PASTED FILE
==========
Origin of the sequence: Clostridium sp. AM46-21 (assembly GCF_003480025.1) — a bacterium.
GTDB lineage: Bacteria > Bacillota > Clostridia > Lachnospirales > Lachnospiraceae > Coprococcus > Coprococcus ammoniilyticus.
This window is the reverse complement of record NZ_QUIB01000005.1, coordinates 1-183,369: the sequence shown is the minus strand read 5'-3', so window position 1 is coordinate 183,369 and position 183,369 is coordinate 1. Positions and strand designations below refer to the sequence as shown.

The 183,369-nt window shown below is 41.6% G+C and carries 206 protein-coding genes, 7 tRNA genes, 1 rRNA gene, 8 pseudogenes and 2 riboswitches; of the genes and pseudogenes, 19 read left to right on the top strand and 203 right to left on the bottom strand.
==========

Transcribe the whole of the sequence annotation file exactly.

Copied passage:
Origin of the sequence: Clostridium sp. AM46-21 (assembly GCF_003480025.1) — a bacterium.
GTDB lineage: Bacteria > Bacillota > Clostridia > Lachnospirales > Lachnospiraceae > Coprococcus > Coprococcus ammoniilyticus.
This window is the reverse complement of record NZ_QUIB01000005.1, coordinates 1-183,369: the sequence shown is the minus strand read 5'-3', so window position 1 is coordinate 183,369 and position 183,369 is coordinate 1. Positions and strand designations below refer to the sequence as shown.

The 183,369-nt window shown below is 41.6% G+C and carries 206 protein-coding genes, 7 tRNA genes, 1 rRNA gene, 8 pseudogenes and 2 riboswitches; of the genes and pseudogenes, 19 read left to right on the top strand and 203 right to left on the bottom strand.